Principal Claire Pratt and Associate Attorney Chris Beckerson have been selected as Rising Stars from 2015 to 2018. In addition, Associate Attorney Jennifer Carr has been selected in Rising Stars from 2017 to 2018. To be eligible for inclusion in Rising Stars, a candidate must be either 40 years old or younger or in practice for 10 years or less. No more than 2.5 percent of lawyers in a state are named to Rising Stars.

Congratulations to Phyllis, Claire, Chris, and Jennifer!

© Jewell Stewart & Pratt PC 2018

U.S. Supreme Court upholds travel ban

The U.S. Supreme Court (SCOTUS) upheld the administration’s travel ban in a 5-4 decision today. The decision does not change the status quo, however, as in December 2017, SCOTUS allowed the third iteration of the travel ban to take effect during the pendency of litigation. The details of the administration’s travel ban were detailed in our blog post here, although please note that Chad was removed from the list of countries in April of 2018. Certain waivers or exemptions are available.


© Jewell Stewart & Pratt PC 2018

Alarming Change of Policy for Treatment of Certain Status Violations for F, J, and M Visa Holders

On May 10, 2018, USCIS announced a draft policy memorandum titled “Accrual of Unlawful Presence and F, J, and M Nonimmigrants.” F, J, and M nonimmigrant visas are for international students, scholars, and participants in international educational/cultural exchange programs (including interns and trainees).  The draft policy is slated to become final and effective on August 9, 2018.

In the draft policy, USCIS announced a dramatic change to the treatment of “status violations” by individuals in the U.S. on F, J, and M visas. A status violation is any failure to meet a term or condition of the visa, including unknowing and unintentional technical violations (e.g., lowering one’s course load below a certain number of credit hours, engaging in casual work, accruing too many days of non-work after school completion, etc.).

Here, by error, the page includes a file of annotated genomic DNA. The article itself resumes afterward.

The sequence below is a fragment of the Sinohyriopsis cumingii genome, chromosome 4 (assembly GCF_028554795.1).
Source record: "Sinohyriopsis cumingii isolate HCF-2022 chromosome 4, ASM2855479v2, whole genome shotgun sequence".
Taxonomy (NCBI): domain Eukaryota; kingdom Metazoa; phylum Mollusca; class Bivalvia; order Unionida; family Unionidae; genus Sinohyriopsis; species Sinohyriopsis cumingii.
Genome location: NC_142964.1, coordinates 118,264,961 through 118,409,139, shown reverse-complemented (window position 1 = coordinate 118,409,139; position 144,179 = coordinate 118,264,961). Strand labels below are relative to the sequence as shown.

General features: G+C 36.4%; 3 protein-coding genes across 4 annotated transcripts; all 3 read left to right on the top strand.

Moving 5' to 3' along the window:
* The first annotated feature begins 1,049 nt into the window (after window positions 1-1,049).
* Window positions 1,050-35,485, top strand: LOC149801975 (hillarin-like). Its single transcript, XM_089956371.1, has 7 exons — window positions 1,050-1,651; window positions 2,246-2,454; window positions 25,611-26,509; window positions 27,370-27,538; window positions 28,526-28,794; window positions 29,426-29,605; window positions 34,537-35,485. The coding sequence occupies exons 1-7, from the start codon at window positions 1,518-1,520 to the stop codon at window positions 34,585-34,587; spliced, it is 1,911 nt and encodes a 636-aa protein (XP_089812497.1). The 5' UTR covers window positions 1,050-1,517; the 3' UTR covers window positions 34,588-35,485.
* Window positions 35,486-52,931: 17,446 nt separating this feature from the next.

Statement on Family Separation

Dear Clients, Friends, and Community –

Like many of you, we are shocked at the administration’s treatment of asylum seekers and in particular the separation of families at the border. Seeking asylum is not a crime. There is no law preventing families from staying together, or requiring incarceration of families and children. We call on the administration to end this atrocious practice, and on Congress to hold the administration accountable.

We are following legal developments and taking action via our firm’s involvement in the American Immigration Lawyers Association, and are available to make suggestions as needed regarding donations and advocacy actions. As a start, call 202-224-3121 and enter your zip code to be connected with your representatives, and reach out to local churches in your community and urge them to take action.

In solidarity,
Jewell Stewart & Pratt PC


© Jewell Stewart & Pratt PC 2018